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Uptown Hit: The Kurious Interview

1994 was a crazy year in hip-hop. It was the year that Nas dropped his classic, and arguably genre defining, masterpiece Illmatic. Five short months later we were blessed with Biggie Small’s debut Ready To Die. It was, for all intensive purposes, the height of the golden era – and east coast had that shit on lock.

Enter Kurious (representing uptown), one of the most well known Latino artists on the NYC scene at the time. After getting involved with Bobbito and (Prime Minister) Pete Nice‘s Hoppoh imprint, he released his first single Walk Like A Duck in 1992. With the duos help he secured himself a deal and released his debut album in ’94 – on Columbia records – A Constipated Monkey, which was released (and promoted) alongside Nas’s Illmatic. With critical acclaim and more than one single, Kurious seemed to be on the rise; however, it wasn’t until 2009 that he released an official follow-up – outside of a handful of memorable collaborations including a verse on MF DOOM’s ?.

We were lucky enough to chat with Kurious himself. In part one of two he discusses his first album, his thoughts on being a pioneer and working with DOOM.

It’s that uptown shit. Check the interview after the jump

How did you first get involved in hip-hop?

I first got involved with hip hop as a fan when I was 9yrs. old. I grew up on 97th and amsterdam in the height of break dance and graf, across the street from rocksteady park.

How did you originally get linked up with Bobbitto and Pete Nice?

I grew up in the same building as Bobbito and he worked at Def Jam and got me a little gig when i finished high school and introduced me to Pete Nice.

Your first album was a classic…period! It was released on Columbia at the same time as Illmatic (I remember seeing the double ads in the source). Can you talk a bit about this period? On a personal level did you feel any competition with Nas?

It was an interesting period and everything was moving fast, I was a kid and very immature but having a lot of fun. I never felt a drop of competition with Nas, me and my friends admired what he was doing and I was just doing what came natural to me. Nas was always cool,really smart and beyond his years.

What was the process like recording your album? Who did you work with? What was your personal fave cut?

That album was a big party. Every session was flooded with homeboys and a lot of intoxicants. I worked with Stimulated Dummies, Beatnuts, Bosco Money and Pete Nice and Richie Rich. I guess my favorite song was I’m Kurious maybe but I really don’t like listening to it (the album) much. I think I was in a place of mass turmoil but having genuine fun in those days but I wish I was capable of taking things more seriously. I’m glad that some folks consider it a classic though.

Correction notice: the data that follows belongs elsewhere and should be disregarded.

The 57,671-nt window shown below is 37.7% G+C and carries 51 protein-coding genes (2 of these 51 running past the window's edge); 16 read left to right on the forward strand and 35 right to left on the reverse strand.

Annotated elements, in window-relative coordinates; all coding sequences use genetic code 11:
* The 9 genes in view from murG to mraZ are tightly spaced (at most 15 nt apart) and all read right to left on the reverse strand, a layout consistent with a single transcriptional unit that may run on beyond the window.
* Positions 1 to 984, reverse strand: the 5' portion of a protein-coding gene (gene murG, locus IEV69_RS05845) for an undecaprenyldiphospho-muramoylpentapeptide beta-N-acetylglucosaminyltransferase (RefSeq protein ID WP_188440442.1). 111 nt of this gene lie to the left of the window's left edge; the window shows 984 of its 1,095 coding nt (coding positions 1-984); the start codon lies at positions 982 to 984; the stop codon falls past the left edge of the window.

Do you consider it a classic?

I personally may not consider it classic but it definitely has a charm and that’s not up to me to decide anyway. I am really grateful for how that album affected certain people and I see the sincerity when they approach me.

Tough question…but many consider you a pioneer or legend. How do you feel about that? Do consider yourself a pioneer?

I’m definitely a veteran but my path has been long and unpredictable. I am a musical artist of some sort that loves hip hop. I think I may be a legend probably in my own mind .

What kept you from releasing a follow-up until 2009?

I had to find myself and it took a while. I’m still learning but I was like yo I gotta release an album, it was haunting me. I had some guest spots here and there and some songs but thats it. I wasnt believing in myself enough or I was over thinking. You CANT overthink music. You are WAY better off underthinking.

Tell us what it’s like working with Doom. What is that creative process like?

Working with DOOM is great. He is a true artist. Down to earth, unnaffected and loves music but more importantly than that, we were great friends. The creative process with Doom is a sloppy perfection if you ask me. Smart dude and a kind dude, he’s special. He would make raw beats that always lean the right way and breathe and he always kept a notebook with him. During times when I was uninspired he would give me a spark. When we get together shit happens and when making hip hop there’s strict rules and theres no rules at the same time. That’s how we get down.

Riley About Author

Riley here — father, artist, videographer, professional writer and SERIOUS hip-hop head. I'm a member of the Universal Zulu Nation, and I think everything is better on vinyl. Add me on Twitter! @specialdesigns